Last week it was the effect on the feet of wearing high heels that was in the news. This week it’s whether running wearing a pair of trainers is better for you than running barefoot. University of Queensland researchers found that the cushioning and arch support features found in most modern trainers and running shoes can potentially impair ‘foot-spring function’– though with the important caveat that shod running may contribute to other advantages in a runner’s foot muscle function, especially in the activation of the muscles along the longitudinal arch of the foot. The researchers concluded (as researchers tend to do) that more research was required to explore the relationship between the foot and the muscles around the ankle and knee joints during running.

Certainly, all the top athletes I’ve observed in recent years wear some sort of shoe when competing. On the other hand, many elite middle and long-distance runners, hailing from rural areas in countries such as Kenya and Ethiopia, have grown up not wearing shoes or only wearing them occasionally. In fact, there is a huge advantage for all of us at least to walk barefoot whenever possible. Why? Well, the sensory nerves on the bottom of your feet provide important proprioceptive information about the ground you are walking on. Your brain and the rest of your nervous system interpret these signals to keep you upright with the minimum amount of effort in locomotion. This process is made more difficult if shoes are worn – and interestingly the more cushioned or stiffer the shoes, the worse the problem. In fact, even wearing socks on your feet interferes with this proprioceptive process.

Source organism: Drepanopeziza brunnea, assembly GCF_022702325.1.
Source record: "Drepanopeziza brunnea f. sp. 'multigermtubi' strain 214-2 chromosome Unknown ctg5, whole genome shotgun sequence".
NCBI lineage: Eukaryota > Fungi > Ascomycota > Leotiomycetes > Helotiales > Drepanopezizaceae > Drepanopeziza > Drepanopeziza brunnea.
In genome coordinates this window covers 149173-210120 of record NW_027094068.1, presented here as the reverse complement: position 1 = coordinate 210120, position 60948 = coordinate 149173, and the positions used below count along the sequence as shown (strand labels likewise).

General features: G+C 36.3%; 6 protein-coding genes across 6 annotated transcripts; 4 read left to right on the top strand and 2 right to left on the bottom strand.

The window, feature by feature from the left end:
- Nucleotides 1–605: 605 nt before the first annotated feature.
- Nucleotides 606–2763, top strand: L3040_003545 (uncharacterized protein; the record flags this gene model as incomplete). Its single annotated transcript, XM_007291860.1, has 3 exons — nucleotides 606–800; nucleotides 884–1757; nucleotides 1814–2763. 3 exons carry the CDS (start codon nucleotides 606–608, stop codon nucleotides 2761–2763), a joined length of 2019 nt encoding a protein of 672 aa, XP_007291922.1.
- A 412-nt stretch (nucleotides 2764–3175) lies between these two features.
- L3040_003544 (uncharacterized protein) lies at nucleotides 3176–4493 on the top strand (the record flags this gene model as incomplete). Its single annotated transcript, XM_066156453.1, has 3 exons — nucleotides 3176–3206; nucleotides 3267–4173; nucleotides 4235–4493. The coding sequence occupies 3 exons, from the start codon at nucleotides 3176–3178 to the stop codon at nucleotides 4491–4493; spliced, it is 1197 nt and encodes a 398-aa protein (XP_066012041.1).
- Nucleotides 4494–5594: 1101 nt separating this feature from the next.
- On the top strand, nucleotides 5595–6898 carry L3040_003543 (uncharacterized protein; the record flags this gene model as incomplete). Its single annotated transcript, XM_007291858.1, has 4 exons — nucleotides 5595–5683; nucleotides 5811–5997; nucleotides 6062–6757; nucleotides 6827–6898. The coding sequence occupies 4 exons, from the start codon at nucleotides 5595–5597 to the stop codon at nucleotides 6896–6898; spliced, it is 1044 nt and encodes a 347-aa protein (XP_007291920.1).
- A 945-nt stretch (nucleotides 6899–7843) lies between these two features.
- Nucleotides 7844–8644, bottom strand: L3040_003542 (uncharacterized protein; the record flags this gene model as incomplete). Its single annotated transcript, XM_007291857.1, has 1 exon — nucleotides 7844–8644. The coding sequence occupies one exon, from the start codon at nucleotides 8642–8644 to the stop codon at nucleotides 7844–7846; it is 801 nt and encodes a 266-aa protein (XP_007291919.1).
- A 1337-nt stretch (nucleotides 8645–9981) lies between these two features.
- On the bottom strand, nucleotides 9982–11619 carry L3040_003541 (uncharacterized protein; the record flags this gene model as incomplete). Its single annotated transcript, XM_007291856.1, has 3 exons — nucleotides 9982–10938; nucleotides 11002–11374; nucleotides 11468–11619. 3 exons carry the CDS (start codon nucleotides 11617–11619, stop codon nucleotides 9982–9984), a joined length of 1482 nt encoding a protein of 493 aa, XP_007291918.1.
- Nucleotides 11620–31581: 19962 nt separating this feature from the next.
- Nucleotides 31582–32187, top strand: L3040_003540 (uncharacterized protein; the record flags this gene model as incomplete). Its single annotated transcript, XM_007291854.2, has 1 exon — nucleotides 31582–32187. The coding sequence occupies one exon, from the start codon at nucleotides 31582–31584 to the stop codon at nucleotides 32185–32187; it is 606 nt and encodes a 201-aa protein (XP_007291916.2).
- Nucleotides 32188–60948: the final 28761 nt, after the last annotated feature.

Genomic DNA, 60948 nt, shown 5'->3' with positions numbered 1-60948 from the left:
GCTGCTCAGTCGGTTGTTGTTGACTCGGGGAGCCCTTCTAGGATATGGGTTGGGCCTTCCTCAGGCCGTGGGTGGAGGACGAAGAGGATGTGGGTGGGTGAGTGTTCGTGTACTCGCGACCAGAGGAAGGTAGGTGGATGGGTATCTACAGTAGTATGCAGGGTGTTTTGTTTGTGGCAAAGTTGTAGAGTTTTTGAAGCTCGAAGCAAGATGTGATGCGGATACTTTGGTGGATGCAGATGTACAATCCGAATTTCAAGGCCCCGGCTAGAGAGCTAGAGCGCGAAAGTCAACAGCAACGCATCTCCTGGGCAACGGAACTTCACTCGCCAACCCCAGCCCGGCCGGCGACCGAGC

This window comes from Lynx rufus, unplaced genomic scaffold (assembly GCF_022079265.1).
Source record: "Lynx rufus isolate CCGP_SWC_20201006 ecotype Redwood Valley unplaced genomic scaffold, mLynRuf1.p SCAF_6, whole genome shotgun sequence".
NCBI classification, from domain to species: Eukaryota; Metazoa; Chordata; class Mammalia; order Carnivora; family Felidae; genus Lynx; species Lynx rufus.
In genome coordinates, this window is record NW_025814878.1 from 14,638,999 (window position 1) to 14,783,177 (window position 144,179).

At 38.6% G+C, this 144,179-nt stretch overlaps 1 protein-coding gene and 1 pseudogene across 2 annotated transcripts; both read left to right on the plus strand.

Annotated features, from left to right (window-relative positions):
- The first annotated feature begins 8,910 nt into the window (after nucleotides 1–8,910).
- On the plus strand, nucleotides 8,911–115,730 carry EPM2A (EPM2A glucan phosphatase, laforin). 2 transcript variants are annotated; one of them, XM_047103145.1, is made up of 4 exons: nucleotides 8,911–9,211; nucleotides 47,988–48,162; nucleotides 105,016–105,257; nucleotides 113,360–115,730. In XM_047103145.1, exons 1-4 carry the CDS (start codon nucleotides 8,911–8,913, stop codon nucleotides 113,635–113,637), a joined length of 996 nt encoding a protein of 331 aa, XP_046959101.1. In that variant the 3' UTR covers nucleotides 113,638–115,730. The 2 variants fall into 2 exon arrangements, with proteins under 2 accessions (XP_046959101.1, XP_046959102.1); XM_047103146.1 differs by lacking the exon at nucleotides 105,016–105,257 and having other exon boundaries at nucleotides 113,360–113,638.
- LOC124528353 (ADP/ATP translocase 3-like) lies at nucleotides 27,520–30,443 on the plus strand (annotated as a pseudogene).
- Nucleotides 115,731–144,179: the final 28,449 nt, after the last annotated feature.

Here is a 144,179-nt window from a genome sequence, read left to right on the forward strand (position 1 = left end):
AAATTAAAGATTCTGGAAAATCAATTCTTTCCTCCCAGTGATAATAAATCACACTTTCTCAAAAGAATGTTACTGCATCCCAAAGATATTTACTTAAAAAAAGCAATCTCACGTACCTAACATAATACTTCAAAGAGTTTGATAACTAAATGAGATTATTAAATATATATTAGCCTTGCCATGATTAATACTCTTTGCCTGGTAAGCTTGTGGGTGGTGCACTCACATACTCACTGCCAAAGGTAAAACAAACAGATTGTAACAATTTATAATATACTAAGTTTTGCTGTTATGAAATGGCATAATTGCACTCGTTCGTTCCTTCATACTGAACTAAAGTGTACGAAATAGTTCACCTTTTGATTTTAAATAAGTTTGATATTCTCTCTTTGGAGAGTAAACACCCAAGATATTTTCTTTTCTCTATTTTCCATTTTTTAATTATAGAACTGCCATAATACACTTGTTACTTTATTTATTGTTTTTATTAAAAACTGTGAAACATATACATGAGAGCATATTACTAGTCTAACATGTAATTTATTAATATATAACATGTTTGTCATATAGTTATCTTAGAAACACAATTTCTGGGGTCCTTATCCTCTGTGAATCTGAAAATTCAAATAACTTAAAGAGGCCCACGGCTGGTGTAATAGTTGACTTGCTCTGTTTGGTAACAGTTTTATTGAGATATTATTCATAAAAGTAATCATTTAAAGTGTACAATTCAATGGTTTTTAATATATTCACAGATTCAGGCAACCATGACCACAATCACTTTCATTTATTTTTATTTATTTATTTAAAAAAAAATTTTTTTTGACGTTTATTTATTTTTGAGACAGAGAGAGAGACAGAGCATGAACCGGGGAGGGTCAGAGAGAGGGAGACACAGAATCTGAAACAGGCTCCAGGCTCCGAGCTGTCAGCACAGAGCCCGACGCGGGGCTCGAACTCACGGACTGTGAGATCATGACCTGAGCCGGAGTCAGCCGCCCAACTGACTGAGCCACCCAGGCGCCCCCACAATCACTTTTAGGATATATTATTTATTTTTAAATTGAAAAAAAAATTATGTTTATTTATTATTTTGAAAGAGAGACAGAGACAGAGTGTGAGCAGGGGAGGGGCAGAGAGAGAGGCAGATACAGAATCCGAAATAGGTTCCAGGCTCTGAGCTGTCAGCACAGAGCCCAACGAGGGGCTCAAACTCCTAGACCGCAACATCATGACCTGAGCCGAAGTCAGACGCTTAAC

However, walking barefoot and running barefoot are not equivalent activities. Most experts, such as Harvard evolutionary biologist Daniel Lieberman, recommend that if you are used to running with shoes but wish to make the change to running barefoot or using minimalist shoes you allow plenty of time to make the transition. And, from an Alexander Technique perspective, it’s not just your feet that you need to be concerned with. Much more important in many ways is the balance of your head on your neck. You want to keep your head freely poised so that your back musculature provides the necessary support for your body weight and allows your legs to move freely. Tighten your neck muscles and you’re pulling your head down on to your shoulders and compressing your whole body from the crown of your head to the soles of your feet. In short, you will run heavy and feel heavy. And that’s true whether your feet are shod or not.